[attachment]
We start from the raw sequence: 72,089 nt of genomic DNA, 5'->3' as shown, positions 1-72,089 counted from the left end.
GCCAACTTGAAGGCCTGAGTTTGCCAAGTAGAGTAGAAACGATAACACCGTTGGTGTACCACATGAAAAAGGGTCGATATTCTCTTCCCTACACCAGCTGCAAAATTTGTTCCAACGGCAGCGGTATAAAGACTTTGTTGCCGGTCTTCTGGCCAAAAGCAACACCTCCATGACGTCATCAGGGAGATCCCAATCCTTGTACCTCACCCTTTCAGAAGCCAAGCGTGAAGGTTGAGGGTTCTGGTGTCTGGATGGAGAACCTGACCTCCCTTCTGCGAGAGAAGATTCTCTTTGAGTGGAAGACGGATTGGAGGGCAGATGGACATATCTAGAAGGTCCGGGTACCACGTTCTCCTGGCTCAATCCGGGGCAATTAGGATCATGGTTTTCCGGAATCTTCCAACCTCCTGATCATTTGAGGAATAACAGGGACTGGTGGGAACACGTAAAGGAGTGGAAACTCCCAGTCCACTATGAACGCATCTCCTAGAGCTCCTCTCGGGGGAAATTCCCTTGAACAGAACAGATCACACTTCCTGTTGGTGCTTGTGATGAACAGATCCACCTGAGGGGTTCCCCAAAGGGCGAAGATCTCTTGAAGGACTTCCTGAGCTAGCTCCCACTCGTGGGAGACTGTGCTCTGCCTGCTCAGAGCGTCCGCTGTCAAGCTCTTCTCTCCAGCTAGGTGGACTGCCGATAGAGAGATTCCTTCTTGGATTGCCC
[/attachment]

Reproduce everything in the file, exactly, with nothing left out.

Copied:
We start from the raw sequence: 72,089 nt of genomic DNA, 5'->3' as shown, positions 1-72,089 counted from the left end.
GCCAACTTGAAGGCCTGAGTTTGCCAAGTAGAGTAGAAACGATAACACCGTTGGTGTACCACATGAAAAAGGGTCGATATTCTCTTCCCTACACCAGCTGCAAAATTTGTTCCAACGGCAGCGGTATAAAGACTTTGTTGCCGGTCTTCTGGCCAAAAGCAACACCTCCATGACGTCATCAGGGAGATCCCAATCCTTGTACCTCACCCTTTCAGAAGCCAAGCGTGAAGGTTGAGGGTTCTGGTGTCTGGATGGAGAACCTGACCTCCCTTCTGCGAGAGAAGATTCTCTTTGAGTGGAAGACGGATTGGAGGGCAGATGGACATATCTAGAAGGTCCGGGTACCACGTTCTCCTGGCTCAATCCGGGGCAATTAGGATCATGGTTTTCCGGAATCTTCCAACCTCCTGATCATTTGAGGAATAACAGGGACTGGTGGGAACACGTAAAGGAGTGGAAACTCCCAGTCCACTATGAACGCATCTCCTAGAGCTCCTCTCGGGGGAAATTCCCTTGAACAGAACAGATCACACTTCCTGTTGGTGCTTGTGATGAACAGATCCACCTGAGGGGTTCCCCAAAGGGCGAAGATCTCTTGAAGGACTTCCTGAGCTAGCTCCCACTCGTGGGAGACTGTGCTCTGCCTGCTCAGAGCGTCCGCTGTCAAGCTCTTCTCTCCAGCTAGGTGGACTGCCGATAGAGAGATTCCTTCTTGGATTGCCC